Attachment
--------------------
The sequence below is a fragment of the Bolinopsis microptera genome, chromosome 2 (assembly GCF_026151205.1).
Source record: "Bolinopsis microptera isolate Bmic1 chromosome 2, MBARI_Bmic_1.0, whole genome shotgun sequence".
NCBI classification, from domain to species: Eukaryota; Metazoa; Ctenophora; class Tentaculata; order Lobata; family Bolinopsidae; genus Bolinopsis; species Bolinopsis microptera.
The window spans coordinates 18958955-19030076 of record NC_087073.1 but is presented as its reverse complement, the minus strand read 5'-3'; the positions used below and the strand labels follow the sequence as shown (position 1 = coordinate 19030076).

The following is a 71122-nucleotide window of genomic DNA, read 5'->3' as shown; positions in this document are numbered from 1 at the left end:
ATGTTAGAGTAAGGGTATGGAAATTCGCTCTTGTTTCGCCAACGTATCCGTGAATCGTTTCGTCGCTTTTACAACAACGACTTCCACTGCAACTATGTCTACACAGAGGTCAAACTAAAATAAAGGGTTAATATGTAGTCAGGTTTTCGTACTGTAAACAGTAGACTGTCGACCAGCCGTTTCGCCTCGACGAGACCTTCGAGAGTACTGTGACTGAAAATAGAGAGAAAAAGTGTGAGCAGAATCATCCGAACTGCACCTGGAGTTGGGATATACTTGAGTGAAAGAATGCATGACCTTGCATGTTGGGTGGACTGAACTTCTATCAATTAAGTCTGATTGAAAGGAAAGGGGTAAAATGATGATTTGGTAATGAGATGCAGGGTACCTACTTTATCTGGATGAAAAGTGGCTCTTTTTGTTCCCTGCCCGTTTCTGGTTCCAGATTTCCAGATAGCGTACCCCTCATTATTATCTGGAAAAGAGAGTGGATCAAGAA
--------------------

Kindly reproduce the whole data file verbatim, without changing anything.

The sequence below is a fragment of the Bolinopsis microptera genome, chromosome 2 (assembly GCF_026151205.1).
Source record: "Bolinopsis microptera isolate Bmic1 chromosome 2, MBARI_Bmic_1.0, whole genome shotgun sequence".
NCBI classification, from domain to species: Eukaryota; Metazoa; Ctenophora; class Tentaculata; order Lobata; family Bolinopsidae; genus Bolinopsis; species Bolinopsis microptera.
The window spans coordinates 18958955-19030076 of record NC_087073.1 but is presented as its reverse complement, the minus strand read 5'-3'; the positions used below and the strand labels follow the sequence as shown (position 1 = coordinate 19030076).

The following is a 71122-nucleotide window of genomic DNA, read 5'->3' as shown; positions in this document are numbered from 1 at the left end:
ATGTTAGAGTAAGGGTATGGAAATTCGCTCTTGTTTCGCCAACGTATCCGTGAATCGTTTCGTCGCTTTTACAACAACGACTTCCACTGCAACTATGTCTACACAGAGGTCAAACTAAAATAAAGGGTTAATATGTAGTCAGGTTTTCGTACTGTAAACAGTAGACTGTCGACCAGCCGTTTCGCCTCGACGAGACCTTCGAGAGTACTGTGACTGAAAATAGAGAGAAAAAGTGTGAGCAGAATCATCCGAACTGCACCTGGAGTTGGGATATACTTGAGTGAAAGAATGCATGACCTTGCATGTTGGGTGGACTGAACTTCTATCAATTAAGTCTGATTGAAAGGAAAGGGGTAAAATGATGATTTGGTAATGAGATGCAGGGTACCTACTTTATCTGGATGAAAAGTGGCTCTTTTTGTTCCCTGCCCGTTTCTGGTTCCAGATTTCCAGATAGCGTACCCCTCATTATTATCTGGAAAAGAGAGTGGATCAAGAA